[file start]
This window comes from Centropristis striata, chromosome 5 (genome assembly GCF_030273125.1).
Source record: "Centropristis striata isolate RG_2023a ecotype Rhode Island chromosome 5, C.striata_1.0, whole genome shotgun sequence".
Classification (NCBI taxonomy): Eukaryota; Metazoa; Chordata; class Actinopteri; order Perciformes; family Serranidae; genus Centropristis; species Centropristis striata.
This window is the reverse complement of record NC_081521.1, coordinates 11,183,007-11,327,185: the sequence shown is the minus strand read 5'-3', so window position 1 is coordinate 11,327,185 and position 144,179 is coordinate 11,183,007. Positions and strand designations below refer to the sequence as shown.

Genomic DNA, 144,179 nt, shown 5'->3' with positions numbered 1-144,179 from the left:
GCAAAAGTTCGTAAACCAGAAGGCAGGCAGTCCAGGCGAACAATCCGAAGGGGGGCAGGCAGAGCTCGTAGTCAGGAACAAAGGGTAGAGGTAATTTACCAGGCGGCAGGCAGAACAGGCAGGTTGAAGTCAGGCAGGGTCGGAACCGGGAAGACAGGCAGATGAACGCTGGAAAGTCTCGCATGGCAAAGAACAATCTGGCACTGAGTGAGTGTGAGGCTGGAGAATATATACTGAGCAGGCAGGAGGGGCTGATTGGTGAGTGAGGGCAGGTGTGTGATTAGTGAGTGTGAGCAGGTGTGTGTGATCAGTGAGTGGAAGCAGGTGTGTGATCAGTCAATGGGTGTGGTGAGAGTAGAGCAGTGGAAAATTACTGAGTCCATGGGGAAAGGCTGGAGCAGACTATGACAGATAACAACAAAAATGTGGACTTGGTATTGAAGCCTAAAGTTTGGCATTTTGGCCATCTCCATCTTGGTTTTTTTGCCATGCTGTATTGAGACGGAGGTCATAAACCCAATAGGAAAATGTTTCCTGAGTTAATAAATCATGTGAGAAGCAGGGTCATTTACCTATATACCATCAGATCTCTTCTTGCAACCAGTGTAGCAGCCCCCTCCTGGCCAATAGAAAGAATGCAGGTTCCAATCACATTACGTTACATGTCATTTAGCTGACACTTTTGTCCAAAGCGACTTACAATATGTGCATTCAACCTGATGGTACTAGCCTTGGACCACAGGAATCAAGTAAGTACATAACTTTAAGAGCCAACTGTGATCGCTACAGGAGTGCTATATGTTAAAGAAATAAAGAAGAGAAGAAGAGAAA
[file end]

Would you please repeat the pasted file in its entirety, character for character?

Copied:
This window comes from Centropristis striata, chromosome 5 (genome assembly GCF_030273125.1).
Source record: "Centropristis striata isolate RG_2023a ecotype Rhode Island chromosome 5, C.striata_1.0, whole genome shotgun sequence".
Classification (NCBI taxonomy): Eukaryota; Metazoa; Chordata; class Actinopteri; order Perciformes; family Serranidae; genus Centropristis; species Centropristis striata.
This window is the reverse complement of record NC_081521.1, coordinates 11,183,007-11,327,185: the sequence shown is the minus strand read 5'-3', so window position 1 is coordinate 11,327,185 and position 144,179 is coordinate 11,183,007. Positions and strand designations below refer to the sequence as shown.

Genomic DNA, 144,179 nt, shown 5'->3' with positions numbered 1-144,179 from the left:
GCAAAAGTTCGTAAACCAGAAGGCAGGCAGTCCAGGCGAACAATCCGAAGGGGGGCAGGCAGAGCTCGTAGTCAGGAACAAAGGGTAGAGGTAATTTACCAGGCGGCAGGCAGAACAGGCAGGTTGAAGTCAGGCAGGGTCGGAACCGGGAAGACAGGCAGATGAACGCTGGAAAGTCTCGCATGGCAAAGAACAATCTGGCACTGAGTGAGTGTGAGGCTGGAGAATATATACTGAGCAGGCAGGAGGGGCTGATTGGTGAGTGAGGGCAGGTGTGTGATTAGTGAGTGTGAGCAGGTGTGTGTGATCAGTGAGTGGAAGCAGGTGTGTGATCAGTCAATGGGTGTGGTGAGAGTAGAGCAGTGGAAAATTACTGAGTCCATGGGGAAAGGCTGGAGCAGACTATGACAGATAACAACAAAAATGTGGACTTGGTATTGAAGCCTAAAGTTTGGCATTTTGGCCATCTCCATCTTGGTTTTTTTGCCATGCTGTATTGAGACGGAGGTCATAAACCCAATAGGAAAATGTTTCCTGAGTTAATAAATCATGTGAGAAGCAGGGTCATTTACCTATATACCATCAGATCTCTTCTTGCAACCAGTGTAGCAGCCCCCTCCTGGCCAATAGAAAGAATGCAGGTTCCAATCACATTACGTTACATGTCATTTAGCTGACACTTTTGTCCAAAGCGACTTACAATATGTGCATTCAACCTGATGGTACTAGCCTTGGACCACAGGAATCAAGTAAGTACATAACTTTAAGAGCCAACTGTGATCGCTACAGGAGTGCTATATGTTAAAGAAATAAAGAAGAGAAGAAGAGAAA